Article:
SD: You’ve also commissioned a new work by students of the Curtis Institute of Music.
TA: Curtis is, of course, my alma mater and a school I love very much. I not only believe in the students, who end up going on to have tremendous impact on the musical landscape, but I also feel strongly that performing institutions around the world should be connected to the great learning institutions. I want to be the representative of the orchestra in such a way that we can be the conduit toward the eventual professional life that everybody’s going to have. As students are growing and learning, there needs to be an unbroken stream of creative work as they transition into their roles as professionals. There’s often a period of confusion after graduation, and I hope to help alleviate that by breaking down some barriers. It’s healthy exposure for the Curtis students, and it’s also good for us.
SD: Louisvillians have, of course, long been acquainted with one of Curtis Institute’s most renowned graduates, Lee Luvisi. When I think of Lee, I naturally think of Bach, and I see that you are doing a concert entitled “The Bach Effect” in November. Bach is the epitome of all the concepts we have discussed—innovative, creative, curious, open and conscious of the educational needs of future generations.
TA: That program is almost a cliché, as it is so heavily Germanic and dramatic. For a lot of people, it’s unclear what it means to be a composer in the baroque and classical periods. We tend to highlight just a few composers and forget that there were thousands of other composers, some of whom were truly brilliant.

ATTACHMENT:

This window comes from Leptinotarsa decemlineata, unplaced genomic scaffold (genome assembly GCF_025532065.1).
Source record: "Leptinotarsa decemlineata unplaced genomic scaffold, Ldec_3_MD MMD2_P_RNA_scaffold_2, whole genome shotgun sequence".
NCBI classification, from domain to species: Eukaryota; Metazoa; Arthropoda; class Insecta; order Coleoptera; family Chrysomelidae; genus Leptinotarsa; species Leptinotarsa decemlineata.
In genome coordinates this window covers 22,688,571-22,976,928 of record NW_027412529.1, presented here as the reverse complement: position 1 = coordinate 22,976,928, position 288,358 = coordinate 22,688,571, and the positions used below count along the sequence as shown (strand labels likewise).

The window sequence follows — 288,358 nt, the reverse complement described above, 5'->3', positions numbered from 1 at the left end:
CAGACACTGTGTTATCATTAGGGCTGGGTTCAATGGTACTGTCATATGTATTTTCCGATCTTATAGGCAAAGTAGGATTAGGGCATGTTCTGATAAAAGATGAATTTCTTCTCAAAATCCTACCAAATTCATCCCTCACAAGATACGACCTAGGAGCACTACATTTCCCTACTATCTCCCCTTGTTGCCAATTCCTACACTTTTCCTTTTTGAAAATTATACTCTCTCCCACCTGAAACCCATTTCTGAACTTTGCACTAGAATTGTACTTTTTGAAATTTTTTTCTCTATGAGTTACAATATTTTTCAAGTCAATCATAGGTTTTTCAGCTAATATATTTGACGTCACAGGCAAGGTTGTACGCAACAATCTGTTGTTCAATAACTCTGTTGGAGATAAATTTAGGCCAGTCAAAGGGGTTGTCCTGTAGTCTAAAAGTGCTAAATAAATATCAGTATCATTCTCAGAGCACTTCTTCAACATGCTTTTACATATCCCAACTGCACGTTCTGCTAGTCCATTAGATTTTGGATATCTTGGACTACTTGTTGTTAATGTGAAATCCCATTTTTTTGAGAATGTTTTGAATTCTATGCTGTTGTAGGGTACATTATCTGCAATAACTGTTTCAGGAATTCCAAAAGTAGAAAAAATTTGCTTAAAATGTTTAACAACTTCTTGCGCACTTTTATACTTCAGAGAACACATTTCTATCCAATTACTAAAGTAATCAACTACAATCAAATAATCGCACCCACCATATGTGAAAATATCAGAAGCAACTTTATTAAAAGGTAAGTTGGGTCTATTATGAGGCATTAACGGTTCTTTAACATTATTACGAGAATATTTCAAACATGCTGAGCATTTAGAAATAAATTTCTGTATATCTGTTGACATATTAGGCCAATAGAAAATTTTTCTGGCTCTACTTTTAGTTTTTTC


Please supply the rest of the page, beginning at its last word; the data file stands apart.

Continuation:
SD: One composer you have selected is Wolfgang Rihm, who was awarded this year’s Grawemeyer Award. You are performing his work Nature Morte (Still Life).
TA: It’s one of his more famous pieces. The work for which he actually received the award had a number of logistical challenges, but I wanted to represent him on the program. The Grawemeyer Award is an important part of Louisville’s musical heritage. It is the biggest prize in the world for a recent composition.
SD: I understand you will be performing on the harpsichord for this concert.
TA: Yes, I will be performing one of C.P.E. Bach’s works with the Orchestra. We have done that before with the music of Lully. I like to play in the form of the classical era, even though we’re not taking an academic perspective. They don’t need a conductor for these works in the same way.
SD: I hear you will also be performing as clarinet soloist this season.
TA: Yes, I am. That’s a big project—the Copland Clarinet Concerto. I’ve played it with an orchestra before and it’s about time to do it again. If I don’t give myself concerts on the clarinet, it’s hard to justify practicing with all the other things I have to do; so this will force me to practice. Also, no conductor for that! It will fun but a huge challenge—that piece is super difficult. Fortunately, this Orchestra is very capable.